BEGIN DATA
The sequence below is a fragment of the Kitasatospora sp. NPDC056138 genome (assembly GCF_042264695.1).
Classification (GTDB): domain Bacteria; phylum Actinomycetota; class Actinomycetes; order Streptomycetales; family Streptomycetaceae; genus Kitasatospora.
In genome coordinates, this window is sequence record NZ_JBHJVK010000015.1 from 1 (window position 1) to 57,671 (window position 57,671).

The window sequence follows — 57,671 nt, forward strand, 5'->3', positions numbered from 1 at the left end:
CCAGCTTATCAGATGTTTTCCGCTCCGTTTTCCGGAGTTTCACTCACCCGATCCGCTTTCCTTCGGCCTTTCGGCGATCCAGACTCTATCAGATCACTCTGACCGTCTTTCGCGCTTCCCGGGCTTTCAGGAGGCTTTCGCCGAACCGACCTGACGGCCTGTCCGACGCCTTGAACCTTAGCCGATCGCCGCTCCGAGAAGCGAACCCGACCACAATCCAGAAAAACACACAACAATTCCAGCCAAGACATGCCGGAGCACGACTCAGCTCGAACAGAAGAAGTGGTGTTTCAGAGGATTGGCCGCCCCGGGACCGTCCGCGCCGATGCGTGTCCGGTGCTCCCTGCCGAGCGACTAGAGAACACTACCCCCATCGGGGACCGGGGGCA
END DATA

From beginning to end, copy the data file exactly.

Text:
The sequence below is a fragment of the Kitasatospora sp. NPDC056138 genome (assembly GCF_042264695.1).
Classification (GTDB): domain Bacteria; phylum Actinomycetota; class Actinomycetes; order Streptomycetales; family Streptomycetaceae; genus Kitasatospora.
In genome coordinates, this window is sequence record NZ_JBHJVK010000015.1 from 1 (window position 1) to 57,671 (window position 57,671).

The window sequence follows — 57,671 nt, forward strand, 5'->3', positions numbered from 1 at the left end:
CCAGCTTATCAGATGTTTTCCGCTCCGTTTTCCGGAGTTTCACTCACCCGATCCGCTTTCCTTCGGCCTTTCGGCGATCCAGACTCTATCAGATCACTCTGACCGTCTTTCGCGCTTCCCGGGCTTTCAGGAGGCTTTCGCCGAACCGACCTGACGGCCTGTCCGACGCCTTGAACCTTAGCCGATCGCCGCTCCGAGAAGCGAACCCGACCACAATCCAGAAAAACACACAACAATTCCAGCCAAGACATGCCGGAGCACGACTCAGCTCGAACAGAAGAAGTGGTGTTTCAGAGGATTGGCCGCCCCGGGACCGTCCGCGCCGATGCGTGTCCGGTGCTCCCTGCCGAGCGACTAGAGAACACTACCCCCATCGGGGACCGGGGGCA